Should I Read About Hiking While Hiking?

I came across an article online about a month or two ago and I have been wanting to “do something with it” since then – what I don’t know. Share it? Read it 100 times? (Check.) Print it and frame it? I don’t know. This always happens to me when I read something online I really resonate with, what do you do with it once it’s read? It’s not a book I can keep on the shelf, so where does it go? I’m I the only one with this weird attachment to articles? Probably.

a-walk-in-the-woodsAnyways, I’ve just been going back and reading it every so often and I just finished BillBryson’s “A Walk in the Woods” (Goodreads review) so I figured now was a great time to share.

Ultra Light Lit: Choosing What To Read on a Long Hike by Robert Moor (Powell’s) is an excerpt from his book “On Trails: An Exploration.” This essay talks about Moor’s challenge of packing reading material for his thru-hike on the Appalachian Trail. Epic 5-month long hikes: something I absolutely cannot relate to. Struggling to pack books when you have only the pack on your back: something I can definitely relate to.

Moor was headed for 5 months in the wilderness with a distinct lack of internet, so I can’t say that I’ve really experienced his struggle in the same way, but when it comes to the discussion of choosing books to fit your surroundings, I am there 100% and this is a conversation I love to have because there are so many arguments in each direction.

“Among travelers and outdoorspeople, there are differing opinions on whether one should bring along books with subject matter that matches one’s surroundings, or whether one should opt for a sharp contrast.”

In Moor’s essay he talks about falling in the in-between of the two extremes:

He would’ve rather read a book about the exact experience he was having after the fact, yet when the content of his trail reading is just too “diametrically opposed” to the experience it can be too challenging to appreciate. Eventually, he lands on a novel that falls inmoby-dick
between (despite the fact he doesn’t finish it): Moby-Dick. While this might have been too much for an evening on the trail after an exhausting day of hiking, it’s the spirit of the novel that makes it a relatable experience.

Of course, each read is selected for a different reason, who always follows the same formula? I love reading books that I feel like I’ve experienced; a story that is familiar because you’ve seen the setting. But I also like to pick stories that will really whisk me away from where Ioff-the-beathen-path am at times. I definitely agree with Moor’s assessment that some novels come to close to home to be appreciated: I was disappointed to how unrelatable Frank Kusy’s Off the Beaten Track: My Crazy Year in Asia (Goodreads review) seemed for someone living in Thailand.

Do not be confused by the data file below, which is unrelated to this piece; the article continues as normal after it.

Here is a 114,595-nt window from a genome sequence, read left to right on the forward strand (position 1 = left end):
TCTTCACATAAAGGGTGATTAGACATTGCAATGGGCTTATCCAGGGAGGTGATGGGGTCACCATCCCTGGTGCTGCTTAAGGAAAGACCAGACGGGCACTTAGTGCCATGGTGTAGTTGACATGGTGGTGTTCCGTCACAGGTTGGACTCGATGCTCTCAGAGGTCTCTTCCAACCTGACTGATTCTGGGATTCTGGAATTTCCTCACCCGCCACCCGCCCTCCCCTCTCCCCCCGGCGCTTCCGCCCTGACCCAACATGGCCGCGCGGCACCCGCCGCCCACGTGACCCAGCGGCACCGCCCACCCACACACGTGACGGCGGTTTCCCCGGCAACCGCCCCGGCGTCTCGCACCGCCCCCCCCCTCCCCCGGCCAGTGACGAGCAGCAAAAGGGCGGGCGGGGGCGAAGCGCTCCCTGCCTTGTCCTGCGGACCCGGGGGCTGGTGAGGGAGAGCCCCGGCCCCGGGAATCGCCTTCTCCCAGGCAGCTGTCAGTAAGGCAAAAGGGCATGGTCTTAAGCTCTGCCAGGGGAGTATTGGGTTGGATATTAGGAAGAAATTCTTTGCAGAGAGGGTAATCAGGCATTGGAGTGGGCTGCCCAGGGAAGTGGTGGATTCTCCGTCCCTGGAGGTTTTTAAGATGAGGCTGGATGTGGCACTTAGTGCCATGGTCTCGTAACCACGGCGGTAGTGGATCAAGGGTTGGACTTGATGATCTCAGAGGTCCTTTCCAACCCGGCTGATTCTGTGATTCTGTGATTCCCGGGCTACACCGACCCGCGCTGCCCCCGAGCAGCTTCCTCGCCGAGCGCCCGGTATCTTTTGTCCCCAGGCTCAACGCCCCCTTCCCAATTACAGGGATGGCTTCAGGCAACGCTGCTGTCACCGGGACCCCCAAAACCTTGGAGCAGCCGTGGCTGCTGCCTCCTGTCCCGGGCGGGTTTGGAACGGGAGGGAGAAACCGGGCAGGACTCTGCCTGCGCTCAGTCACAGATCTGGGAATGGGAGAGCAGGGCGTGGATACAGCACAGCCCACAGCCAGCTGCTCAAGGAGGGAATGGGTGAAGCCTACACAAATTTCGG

Adventure is one of my favorite genres and I have read many, both fiction and non, since being away from home. I am on my own adventure, but it’s hearing aboutivory-apes-peacocks your comrades in travel and their experiences and extremes that make you feel like you’re a part of this group you only fantasized you could include yourself in. Besides A Walk in the Woods, another favorite non-fiction adventure read was Alan Root’s Ivory, Apes, & Peacocks (Goodreads review), about his life in the wilds of Africa. As for fiction, having my own around-the-world-in-80-daysadventure has only made me love Jules Verne more and I finished Around the World in 80 Days in about one day.

Back to my most recent read, this picture of Bill Byrson’s A Walk in the Woods was taken with a view of Khao Luang Mountain in Sukhothai, Thailand where I currently live, in the back. The hike is about 4km to reach about 1,200m above sea level, plus another 500m or so to the sunrise and sunset peaks. We did the hike in February of this year, it was damn hard and Thai mountains are not about those CO switchbacks. But the view from the top was worth it and we spent a night camping (and freezing) to death at the summit. Okay, maybe attempting the AT isn’t the best idea I’ve ever had… But whether you’re hiking or just day dreaming from your living room, I highly recommend Bryson, he is equal parts entertaining, educational, and exciting – click here for my review of A Walk in the Woods.

Khao Luang Mountain – Sukhothai, Thailand

6 thoughts on “Should I Read About Hiking While Hiking?

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